2. THE ROLE OF NATURAL GAS IN THE 21ST CENTURY

    As the world entered the 21st century, there were a number of challenges confronting policy makers around the globe in terms of energy security, energy poverty, climate change, and an increased focus on reducing greenhouse gas emissions. As a clean-burning fuel, many business and policy leaders began to look to natural gas and LNG to meet growing energy demand. (13) During the first decade of the 21st century, natural gas demand increased significantly, as did LNG's share in worldwide natural gas trade. (14)

    However, in the global market place, natural gas received mixed reviews, especially as concerns about global climate change grew in the mid-2000s. (15) Some environmental groups viewed natural gas as yet another fossil fuel with its own set of environmental and emissions considerations. (16) Other groups and policy makers took the view that natural gas could be a "bridge fuel" to a renewable energy future. (17) Not surprisingly, the energy industry has embraced natural gas not as a "bridge" or transition fuel, but as a foundation or primary fuel for the 21st century. (18)

    During the first decade of the 21st century, these divergent views tended to influence whether natural gas and LNG were perceived as fuels for the future. (19) As new technologies are developed and new opportunities for natural gas and LNG are sought by governments and the industry, these debates are likely to continue throughout the 21st century. Despite the often divergent views about natural gas and LNG, as the world enters the second decade of the 21st century, natural gas and LNG seem poised to assume a far greater role in the energy supply mix for many reasons that will be discussed throughout this Article. (20)

    1. The Divergent Views About Natural Gas

      As the world entered the 21st century, the role of natural gas in the energy supply mix was anything but clear. As concerns about climate change grew in the early to mid-2000s, there were a number of competing views regarding the role of natural gas coming from the industry, environmentalists, and a large group in the middle.

      1. The Industry View--The Many Benefits of Natural Gas

        Not surprisingly, the worldwide energy industry has embraced natural gas as a foundation fuel for the 21st century. (21) In support of their view, the natural gas industry has focused on the many benefits of natural gas and has set forth a coordinated view that highlights natural gas as a clean, affordable, reliable, efficient, and abundant source of energy. (22)

        Natural Gas is Clean: Natural gas produces fewer emissions than any other fossil fuel and the most advanced combined cycle gas turbine (CCGT) power plants emit almost fifty percent less C[O.sub.2] than coal-fired power plants. (23)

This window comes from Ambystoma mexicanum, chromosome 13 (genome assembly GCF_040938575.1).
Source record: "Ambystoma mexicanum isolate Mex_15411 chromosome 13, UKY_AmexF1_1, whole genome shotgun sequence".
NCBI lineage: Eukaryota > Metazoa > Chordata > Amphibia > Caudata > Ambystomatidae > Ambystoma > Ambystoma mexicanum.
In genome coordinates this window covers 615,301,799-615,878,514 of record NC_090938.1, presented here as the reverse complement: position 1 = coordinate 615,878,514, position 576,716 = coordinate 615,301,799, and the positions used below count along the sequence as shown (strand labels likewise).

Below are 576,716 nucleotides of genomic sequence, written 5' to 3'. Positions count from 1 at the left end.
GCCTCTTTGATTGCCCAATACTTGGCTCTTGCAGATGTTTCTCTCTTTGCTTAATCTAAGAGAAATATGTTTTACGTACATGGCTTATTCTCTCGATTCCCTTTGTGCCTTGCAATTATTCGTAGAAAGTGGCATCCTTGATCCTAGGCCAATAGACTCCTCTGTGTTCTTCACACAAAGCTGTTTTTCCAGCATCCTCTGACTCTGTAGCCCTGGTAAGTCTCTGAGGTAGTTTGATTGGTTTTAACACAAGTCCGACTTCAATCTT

Natural Gas is Affordable: Natural gas power plants have half the capital cost of coal plants, one-third the cost of nuclear plants, and one-fifth the cost of onshore wind. (24) Additionally, natural gas does not require subsidies, unlike most renewable technologies. (25)

        Natural Gas is Reliable: In contrast to renewable technologies that in some cases may take decades of research, natural gas is readily available now from a variety of sources. (26) Natural gas is also a reliable back-up power source for intermittent energy sources such as wind and solar, which could facilitate the phase-in of renewables. (27)

        Natural Gas is Efficient: Modern gas-fired power plants are forty percent more efficient than coal-fired power plants and require less construction time than coal or nuclear power plants. (28)

        Natural Gas is Abundant: Global production of natural gas is expected to increase in the coming decade with growing supplies coming from both conventional and unconventional resources. (29) As will be discussed in Part IV, the significant increase in reserves and production of shale gas in recent years has led many to call shale gas an "energy game changer." (30)

      2. From Big Oil to Big Gas?

        In addition to more focused efforts to highlight the benefits of natural gas to the public, many of the world's largest international oil companies (IOCs) are increasingly focusing their core businesses on natural gas. (31)

        For example, with its $40 billion acquisition of XTO Energy, Inc., ExxonMobil became the world's largest natural gas company in terms of reserves. (32) While Exxon has defended its move into natural gas, some industry experts have opined that the rush to natural gas is driven largely by declining oil reserves and a shrinking access to oil fields around the world due to geopolitical reasons. (33)

        Royal Dutch Shell PLC (Shell) is also betting big on natural gas with plans to make gas roughly half of its total production by 2012. (34) Shell also believes that "natural gas, and LNG especially, will play critical roles in meeting global energy demand to 2050 during which time the world must reduce greenhouse-gas emissions by half."...